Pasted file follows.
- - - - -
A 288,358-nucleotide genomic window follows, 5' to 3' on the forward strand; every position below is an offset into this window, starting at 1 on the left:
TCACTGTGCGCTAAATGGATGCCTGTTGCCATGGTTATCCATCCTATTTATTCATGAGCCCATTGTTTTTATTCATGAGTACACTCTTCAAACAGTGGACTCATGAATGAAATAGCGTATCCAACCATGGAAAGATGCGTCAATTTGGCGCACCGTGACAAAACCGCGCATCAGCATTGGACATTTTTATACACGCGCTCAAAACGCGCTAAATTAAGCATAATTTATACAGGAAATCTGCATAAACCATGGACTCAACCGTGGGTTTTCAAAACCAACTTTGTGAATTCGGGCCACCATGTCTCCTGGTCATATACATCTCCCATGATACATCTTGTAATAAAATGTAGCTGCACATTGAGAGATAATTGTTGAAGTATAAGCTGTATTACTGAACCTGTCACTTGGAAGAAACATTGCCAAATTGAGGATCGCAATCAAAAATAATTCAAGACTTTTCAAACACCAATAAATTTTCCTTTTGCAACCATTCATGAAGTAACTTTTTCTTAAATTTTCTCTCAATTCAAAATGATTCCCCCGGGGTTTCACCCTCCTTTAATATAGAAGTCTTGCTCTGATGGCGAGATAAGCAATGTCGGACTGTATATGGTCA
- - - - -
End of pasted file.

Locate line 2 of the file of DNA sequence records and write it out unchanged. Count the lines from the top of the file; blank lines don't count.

TCACTGTGCGCTAAATGGATGCCTGTTGCCATGGTTATCCATCCTATTTATTCATGAGCCCATTGTTTTTATTCATGAGTACACTCTTCAAACAGTGGACTCATGAATGAAATAGCGTATCCAACCATGGAAAGATGCGTCAATTTGGCGCACCGTGACAAAACCGCGCATCAGCATTGGACATTTTTATACACGCGCTCAAAACGCGCTAAATTAAGCATAATTTATACAGGAAATCTGCATAAACCATGGACTCAACCGTGGGTTTTCAAAACCAACTTTGTGAATTCGGGCCACCATGTCTCCTGGTCATATACATCTCCCATGATACATCTTGTAATAAAATGTAGCTGCACATTGAGAGATAATTGTTGAAGTATAAGCTGTATTACTGAACCTGTCACTTGGAAGAAACATTGCCAAATTGAGGATCGCAATCAAAAATAATTCAAGACTTTTCAAACACCAATAAATTTTCCTTTTGCAACCATTCATGAAGTAACTTTTTCTTAAATTTTCTCTCAATTCAAAATGATTCCCCCGGGGTTTCACCCTCCTTTAATATAGAAGTCTTGCTCTGATGGCGAGATAAGCAATGTCGGACTGTATATGGTCA